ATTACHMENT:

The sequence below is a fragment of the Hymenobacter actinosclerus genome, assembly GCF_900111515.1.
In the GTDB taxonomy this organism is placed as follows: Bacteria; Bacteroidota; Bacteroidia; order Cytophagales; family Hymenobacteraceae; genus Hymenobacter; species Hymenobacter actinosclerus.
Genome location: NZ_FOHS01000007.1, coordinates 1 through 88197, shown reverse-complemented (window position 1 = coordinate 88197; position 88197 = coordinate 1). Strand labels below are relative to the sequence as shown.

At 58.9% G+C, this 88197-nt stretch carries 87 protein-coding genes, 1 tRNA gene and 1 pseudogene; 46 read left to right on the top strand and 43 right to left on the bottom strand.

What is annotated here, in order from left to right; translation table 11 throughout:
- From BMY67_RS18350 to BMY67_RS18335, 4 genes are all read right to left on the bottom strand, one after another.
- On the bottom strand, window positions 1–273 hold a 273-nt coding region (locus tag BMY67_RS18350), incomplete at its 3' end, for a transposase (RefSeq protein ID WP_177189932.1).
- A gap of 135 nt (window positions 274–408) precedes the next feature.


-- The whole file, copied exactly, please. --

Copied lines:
The sequence below is a fragment of the Hymenobacter actinosclerus genome, assembly GCF_900111515.1.
In the GTDB taxonomy this organism is placed as follows: Bacteria; Bacteroidota; Bacteroidia; order Cytophagales; family Hymenobacteraceae; genus Hymenobacter; species Hymenobacter actinosclerus.
Genome location: NZ_FOHS01000007.1, coordinates 1 through 88197, shown reverse-complemented (window position 1 = coordinate 88197; position 88197 = coordinate 1). Strand labels below are relative to the sequence as shown.

At 58.9% G+C, this 88197-nt stretch carries 87 protein-coding genes, 1 tRNA gene and 1 pseudogene; 46 read left to right on the top strand and 43 right to left on the bottom strand.

What is annotated here, in order from left to right; translation table 11 throughout:
- From BMY67_RS18350 to BMY67_RS18335, 4 genes are all read right to left on the bottom strand, one after another.
- On the bottom strand, window positions 1–273 hold a 273-nt coding region (locus tag BMY67_RS18350), incomplete at its 3' end, for a transposase (RefSeq protein ID WP_177189932.1).
- A gap of 135 nt (window positions 274–408) precedes the next feature.